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Blotchy background on my 130 PDS


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Hi, 

I have a problem with my 130 PDS. After doing background extraction on my calibrated and stacked image, im still left with a complex background gradient:

881334411_Screenshot(64).png.50f254184be09d59db68881bfee33b47.png

The problem doesnt come from "complex" light pollution.

Here is comparison between a flat frame stack (additive, to visualize the problem) and around 70 lights frames without registration and no flatframes (for better comparison).

I applied background extraction to both image to remove vignetting so that im only left with the complex gradient. On both images its almost identiacal.

578948637_Screenshot(60).thumb.png.1cd5a13cd1bf73f76118c0b2f948eed1.png

The light blue circle in the middle come from the MPCCIII. As you can see on the first image, the circle gets calibrated out just fine. But the flats cant fully diminish the blotchy background, even thougt its similar.

 

So i did some tests to find the source.

The problem doesnt come from the camera or CC, because when i rotate my camera 90 degree, the pattern also gets rotated by 90 degree on the image.

So next try was to look into the focuser with my flat panel attached. I saw some bright reflexions on the corner of the 2nd mirror and on the outside of the focuser tube.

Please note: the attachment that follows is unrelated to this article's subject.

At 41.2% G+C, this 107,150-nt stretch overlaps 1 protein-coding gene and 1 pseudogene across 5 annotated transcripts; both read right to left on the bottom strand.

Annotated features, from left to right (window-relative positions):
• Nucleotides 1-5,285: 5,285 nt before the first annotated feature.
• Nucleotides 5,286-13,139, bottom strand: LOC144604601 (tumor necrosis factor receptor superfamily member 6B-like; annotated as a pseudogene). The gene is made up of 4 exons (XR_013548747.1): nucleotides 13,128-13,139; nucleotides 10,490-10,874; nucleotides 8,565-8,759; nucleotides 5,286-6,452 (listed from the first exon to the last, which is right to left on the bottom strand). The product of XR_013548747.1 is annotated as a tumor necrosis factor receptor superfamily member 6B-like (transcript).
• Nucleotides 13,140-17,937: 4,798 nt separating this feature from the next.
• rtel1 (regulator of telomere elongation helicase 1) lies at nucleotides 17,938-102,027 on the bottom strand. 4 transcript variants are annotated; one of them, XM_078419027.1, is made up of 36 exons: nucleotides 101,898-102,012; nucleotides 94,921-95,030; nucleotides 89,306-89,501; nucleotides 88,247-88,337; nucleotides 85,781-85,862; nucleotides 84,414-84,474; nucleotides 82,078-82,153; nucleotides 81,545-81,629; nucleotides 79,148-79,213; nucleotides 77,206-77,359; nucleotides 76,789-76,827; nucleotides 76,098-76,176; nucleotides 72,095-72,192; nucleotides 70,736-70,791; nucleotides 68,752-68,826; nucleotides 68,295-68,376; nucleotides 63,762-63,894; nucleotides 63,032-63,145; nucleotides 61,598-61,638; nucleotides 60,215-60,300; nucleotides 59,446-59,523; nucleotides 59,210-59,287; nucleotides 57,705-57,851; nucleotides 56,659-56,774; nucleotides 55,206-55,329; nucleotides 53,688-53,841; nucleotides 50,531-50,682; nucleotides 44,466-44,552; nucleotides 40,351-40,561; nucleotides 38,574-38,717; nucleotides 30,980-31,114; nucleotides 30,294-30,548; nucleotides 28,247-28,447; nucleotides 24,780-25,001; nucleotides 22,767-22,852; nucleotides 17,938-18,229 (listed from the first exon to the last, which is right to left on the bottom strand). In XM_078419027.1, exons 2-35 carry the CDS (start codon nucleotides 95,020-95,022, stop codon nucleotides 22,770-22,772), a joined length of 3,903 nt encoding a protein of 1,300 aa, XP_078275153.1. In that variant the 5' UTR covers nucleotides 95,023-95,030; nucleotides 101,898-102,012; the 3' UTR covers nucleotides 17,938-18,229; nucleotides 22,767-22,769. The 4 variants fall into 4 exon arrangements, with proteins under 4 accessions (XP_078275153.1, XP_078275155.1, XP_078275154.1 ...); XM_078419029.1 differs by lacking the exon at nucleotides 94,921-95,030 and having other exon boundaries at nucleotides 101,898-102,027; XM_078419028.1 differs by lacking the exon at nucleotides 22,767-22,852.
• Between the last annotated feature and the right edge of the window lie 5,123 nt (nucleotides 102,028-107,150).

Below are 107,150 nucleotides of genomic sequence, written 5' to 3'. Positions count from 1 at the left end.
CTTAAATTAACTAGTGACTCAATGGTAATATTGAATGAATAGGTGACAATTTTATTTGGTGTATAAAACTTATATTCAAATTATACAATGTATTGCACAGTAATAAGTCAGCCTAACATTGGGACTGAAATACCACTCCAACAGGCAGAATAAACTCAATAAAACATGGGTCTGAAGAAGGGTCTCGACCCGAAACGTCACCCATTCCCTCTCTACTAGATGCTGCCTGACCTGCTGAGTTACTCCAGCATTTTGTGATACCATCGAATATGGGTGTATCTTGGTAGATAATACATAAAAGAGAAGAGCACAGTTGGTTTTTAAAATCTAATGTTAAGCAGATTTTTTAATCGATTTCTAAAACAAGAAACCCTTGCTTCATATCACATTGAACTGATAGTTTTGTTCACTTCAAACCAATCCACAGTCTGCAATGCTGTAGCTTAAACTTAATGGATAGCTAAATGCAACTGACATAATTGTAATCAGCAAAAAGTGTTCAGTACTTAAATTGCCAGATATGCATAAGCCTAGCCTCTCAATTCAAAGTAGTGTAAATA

So i flocked both areas and i also covered the back of the primary mirror to avoid light leak.

Again, i took some flats and stacked them additive to see if the problem got smaller.

Here is the result:

1817186267_Screenshot(66).png.d71da671ab727d3d0471c6d842119fd4.png

No differene lol. 

Im slowly running out of ideas now. 

Maybe someone could give me an hint. Thanks for reading.

 

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Which make & model of camera do you have and are you using any filters with it? It may also be handy to know what the camera settings are, in case that has any relevance. ;) 

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Posted (edited)
1 hour ago, Budgie1 said:

Which make & model of camera do you have and are you using any filters with it? It may also be handy to know what the camera settings are, in case that has any relevance. ;) 

Hi, im using the Eos 1200Da with the Astronomik L2 Filter. I only work with raw files, in this case @ISO1600.

But as i mentioned, the pattern rotates, when i rotate the camera.

So i doubt that another camera would solve this issue.

 

 

Edited by Bibabutzemann
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I asked about the camera and filter because the effect looked similar to what I've seen with my ASI294MC Pro when using the L-eXtreme filter.